In his agony he would cry and not be heard. He would lose all sense of his divine Sonship. He would lose all sense of his Father’s love. Into that tiny space (his body, outside Jerusalem), and into that fraction of time (the ninth hour, Good Friday) God gathered the sin of the world, and there and then, in the flesh of his own Son, he condemned it (Rom. 8:3). On that cross, at that time, the Son knew himself only as sin and his Father only as its avenger.
Here was the singularity. The Logos, the ground of all law, became lawlessness, speechless in a darkness beyond reason. He so renounced his rights that he died; and he so made himself nothing that he died THAT death. He did not shrink from the connection with flesh. And when a second great step was called for, he shuddered, yet resolutely accepted the connection with death. He became flesh, then went deeper, tasting death.”
-Donald Macleod, “The Person of Christ”
(Hat-tip to my friend Justin Dillehay who posted this quote on FB this morning.)
Posted in: Theology
This week, at the Together For the Gospel conference, John MacArthur supposedly made the following statement, “Preach the gospel, and if necessary, use words. I don’t know who said that, but it’s stupid.” The subsequent conversations that have followed have centered in the realm of semantics, arguing whether one can preach only through words – as preaching is a verbal activity – or if it’s appropriate to say that one can preach through actions as well. At the heart of this debate, though, is another debate of greater consequence: What is the gospel?
(Previously published on timgallant.com.)
Non-Christians (and increasingly, those who self-identify as “Christians”) frequently dismiss biblical ethical norms with a quick “Oh, but the Bible condones slavery and polygamy!”
With, of course, the obvious implication that the Bible’s morals are awfully unreliable. Because it “condoned” things that we find offensive, and that even Christians seem embarrassed about. (We Christians, after all, seem agreed by now that both polygamy and slavery are bad.)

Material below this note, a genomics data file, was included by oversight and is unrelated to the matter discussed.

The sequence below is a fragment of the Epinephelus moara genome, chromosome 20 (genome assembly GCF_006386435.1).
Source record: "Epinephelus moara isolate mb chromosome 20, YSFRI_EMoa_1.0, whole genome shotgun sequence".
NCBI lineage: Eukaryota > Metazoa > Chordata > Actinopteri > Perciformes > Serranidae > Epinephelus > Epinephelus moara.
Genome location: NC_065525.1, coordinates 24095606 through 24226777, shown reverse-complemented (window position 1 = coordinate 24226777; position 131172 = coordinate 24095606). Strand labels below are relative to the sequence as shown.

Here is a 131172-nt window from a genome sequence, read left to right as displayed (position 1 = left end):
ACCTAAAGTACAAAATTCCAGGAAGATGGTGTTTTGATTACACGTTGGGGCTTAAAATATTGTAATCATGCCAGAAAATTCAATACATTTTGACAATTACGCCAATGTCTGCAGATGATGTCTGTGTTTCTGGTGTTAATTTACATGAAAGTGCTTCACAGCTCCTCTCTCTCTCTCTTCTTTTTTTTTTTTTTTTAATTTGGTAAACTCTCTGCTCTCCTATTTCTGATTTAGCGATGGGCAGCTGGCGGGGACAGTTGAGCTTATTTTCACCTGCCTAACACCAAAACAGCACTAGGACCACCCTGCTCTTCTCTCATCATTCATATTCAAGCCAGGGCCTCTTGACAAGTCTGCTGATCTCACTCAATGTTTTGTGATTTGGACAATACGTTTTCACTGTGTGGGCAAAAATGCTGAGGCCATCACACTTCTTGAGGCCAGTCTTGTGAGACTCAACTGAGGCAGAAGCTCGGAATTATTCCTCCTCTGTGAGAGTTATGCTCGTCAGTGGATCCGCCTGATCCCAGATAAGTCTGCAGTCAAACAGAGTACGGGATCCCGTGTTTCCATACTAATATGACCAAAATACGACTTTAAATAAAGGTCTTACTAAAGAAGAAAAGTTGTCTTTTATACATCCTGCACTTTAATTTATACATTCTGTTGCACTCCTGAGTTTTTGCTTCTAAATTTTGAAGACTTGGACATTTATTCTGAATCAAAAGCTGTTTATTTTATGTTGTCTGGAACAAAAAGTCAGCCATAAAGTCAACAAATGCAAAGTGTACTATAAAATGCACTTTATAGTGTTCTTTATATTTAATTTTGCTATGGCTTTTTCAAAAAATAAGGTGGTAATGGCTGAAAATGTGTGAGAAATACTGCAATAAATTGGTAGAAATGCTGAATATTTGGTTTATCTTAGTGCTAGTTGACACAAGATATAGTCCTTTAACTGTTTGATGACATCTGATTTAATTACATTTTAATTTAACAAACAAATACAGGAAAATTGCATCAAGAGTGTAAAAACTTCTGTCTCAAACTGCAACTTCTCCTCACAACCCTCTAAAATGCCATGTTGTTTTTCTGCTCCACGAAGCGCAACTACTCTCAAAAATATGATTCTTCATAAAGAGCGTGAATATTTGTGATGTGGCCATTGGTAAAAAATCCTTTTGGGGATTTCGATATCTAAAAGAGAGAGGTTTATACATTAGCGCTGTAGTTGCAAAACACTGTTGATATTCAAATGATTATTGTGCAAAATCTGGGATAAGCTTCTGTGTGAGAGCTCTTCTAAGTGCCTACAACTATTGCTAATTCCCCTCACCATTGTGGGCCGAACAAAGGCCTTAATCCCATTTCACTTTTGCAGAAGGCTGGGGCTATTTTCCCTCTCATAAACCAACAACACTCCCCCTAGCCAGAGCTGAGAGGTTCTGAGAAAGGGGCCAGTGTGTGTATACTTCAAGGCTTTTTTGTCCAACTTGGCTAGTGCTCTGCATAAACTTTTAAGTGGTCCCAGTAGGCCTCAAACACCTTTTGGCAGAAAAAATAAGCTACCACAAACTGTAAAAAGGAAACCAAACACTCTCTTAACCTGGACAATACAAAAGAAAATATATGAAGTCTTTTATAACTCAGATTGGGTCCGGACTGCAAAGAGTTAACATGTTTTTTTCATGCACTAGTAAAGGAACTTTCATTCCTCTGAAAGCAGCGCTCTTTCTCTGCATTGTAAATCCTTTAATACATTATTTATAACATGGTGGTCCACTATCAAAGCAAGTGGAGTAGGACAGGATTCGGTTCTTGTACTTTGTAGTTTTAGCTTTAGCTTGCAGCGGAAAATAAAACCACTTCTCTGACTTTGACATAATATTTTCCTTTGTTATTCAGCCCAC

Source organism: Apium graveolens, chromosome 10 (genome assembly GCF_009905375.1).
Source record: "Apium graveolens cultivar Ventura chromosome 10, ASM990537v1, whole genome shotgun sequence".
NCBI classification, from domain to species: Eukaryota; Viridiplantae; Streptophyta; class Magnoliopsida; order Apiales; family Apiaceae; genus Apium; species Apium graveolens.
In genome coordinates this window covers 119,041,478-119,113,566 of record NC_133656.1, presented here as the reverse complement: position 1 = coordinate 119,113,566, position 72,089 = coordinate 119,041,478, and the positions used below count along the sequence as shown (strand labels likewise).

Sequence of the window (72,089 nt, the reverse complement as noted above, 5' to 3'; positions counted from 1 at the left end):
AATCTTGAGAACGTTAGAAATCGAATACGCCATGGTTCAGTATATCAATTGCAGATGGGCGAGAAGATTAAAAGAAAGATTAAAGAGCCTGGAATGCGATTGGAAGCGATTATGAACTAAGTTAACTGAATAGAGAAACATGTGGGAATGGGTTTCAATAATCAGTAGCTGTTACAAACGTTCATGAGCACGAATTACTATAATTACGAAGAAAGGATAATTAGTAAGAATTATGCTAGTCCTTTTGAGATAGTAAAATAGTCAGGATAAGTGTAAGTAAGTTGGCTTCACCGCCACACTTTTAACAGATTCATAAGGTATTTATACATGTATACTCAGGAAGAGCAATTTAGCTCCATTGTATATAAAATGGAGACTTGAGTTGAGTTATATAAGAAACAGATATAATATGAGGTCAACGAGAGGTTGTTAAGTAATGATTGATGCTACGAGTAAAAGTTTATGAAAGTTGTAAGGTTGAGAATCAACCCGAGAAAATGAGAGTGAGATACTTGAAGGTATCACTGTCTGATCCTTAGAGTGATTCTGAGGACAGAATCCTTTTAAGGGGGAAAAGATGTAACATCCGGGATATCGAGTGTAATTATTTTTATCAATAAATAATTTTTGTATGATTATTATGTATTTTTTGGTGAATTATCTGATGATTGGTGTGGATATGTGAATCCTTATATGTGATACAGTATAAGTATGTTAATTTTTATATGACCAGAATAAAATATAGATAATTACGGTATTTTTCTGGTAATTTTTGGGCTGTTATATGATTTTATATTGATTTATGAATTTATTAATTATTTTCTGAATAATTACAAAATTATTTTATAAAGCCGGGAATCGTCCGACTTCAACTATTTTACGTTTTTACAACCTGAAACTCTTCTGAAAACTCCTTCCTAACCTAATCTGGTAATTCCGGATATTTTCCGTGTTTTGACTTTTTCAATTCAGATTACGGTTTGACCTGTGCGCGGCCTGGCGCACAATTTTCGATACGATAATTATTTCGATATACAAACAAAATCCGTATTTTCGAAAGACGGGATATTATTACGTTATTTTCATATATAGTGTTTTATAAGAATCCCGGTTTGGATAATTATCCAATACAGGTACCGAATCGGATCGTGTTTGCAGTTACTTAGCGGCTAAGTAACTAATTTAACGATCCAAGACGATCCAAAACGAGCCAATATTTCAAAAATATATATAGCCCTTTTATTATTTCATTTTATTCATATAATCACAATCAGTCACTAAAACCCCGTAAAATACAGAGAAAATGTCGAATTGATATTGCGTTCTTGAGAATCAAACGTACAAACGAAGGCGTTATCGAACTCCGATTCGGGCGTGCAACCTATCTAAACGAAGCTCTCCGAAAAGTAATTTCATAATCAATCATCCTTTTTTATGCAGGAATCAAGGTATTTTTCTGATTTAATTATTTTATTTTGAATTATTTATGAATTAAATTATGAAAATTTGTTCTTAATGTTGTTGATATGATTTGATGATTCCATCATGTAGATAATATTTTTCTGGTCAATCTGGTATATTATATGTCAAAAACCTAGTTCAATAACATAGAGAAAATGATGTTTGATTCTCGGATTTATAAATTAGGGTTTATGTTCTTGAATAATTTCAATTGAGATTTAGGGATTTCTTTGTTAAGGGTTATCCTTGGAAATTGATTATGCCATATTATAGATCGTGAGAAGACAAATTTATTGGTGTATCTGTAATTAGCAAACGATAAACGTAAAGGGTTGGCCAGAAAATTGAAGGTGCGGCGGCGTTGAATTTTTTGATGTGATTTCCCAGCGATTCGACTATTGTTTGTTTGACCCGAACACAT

And then, having cast aside the Bible as a reliable guide, we enlightened moderns can take on that role of deciding for ourselves what is right and wrong. (more…)
C.S. Lewis, in his Letters to Malcolm: Chiefly on Prayer, writes, “Novelty, simply as such, can have only an entertainment value. And [people] don’t go to church to be entertained. They go to use the service, or, if you prefer, to enact it. Every service is a structure of acts and words through which we receive a sacrament, or repent, or supplicate, or adore. And it enables us to do these things best – if you like, it ‘works’ best – when, through long familiarity, we don’t have to think about it. As long as you notice, and have to count the steps, you are not yet dancing but only learning to dance. A good shoe is a shoe that you don’t notice. Good reading becomes possible when you need not consciously think about eyes, or light, or print, or spelling. The perfect church service would be one we were almost unaware of; our attention would have been on God.”
The analogy that Lewis uses is a good one, and raises two immediate points.
Are you a liberal? G. P. Grant thinks you’re insane if you’re not. In his 1974 book, English-Speaking Justice, he proposes,
Liberalism in its generic form is surely something that all decent men accept as good—‘conservatives’ included. In so far as the word ‘liberalism’ is used to describe the belief that political liberty is a central human good, it is difficult for me to consider as sane those who would deny that they are liberals.
Is this merely semantic quibbling? Without any more being said, I suppose, yes, it would be nothing more than a violation of Paul’s admonition to Timothy to “not quarrel about words” (2 Tim 2:14), but what if in the end it isn’t? To quarrel about words would be like quarrelling about anything else—fruitless. To be succinct with our words would be to be like God, who has revealed Himself using words that mean a particular thing in a particular situation, therefore not meaning something else. (more…)
Posted in: Theology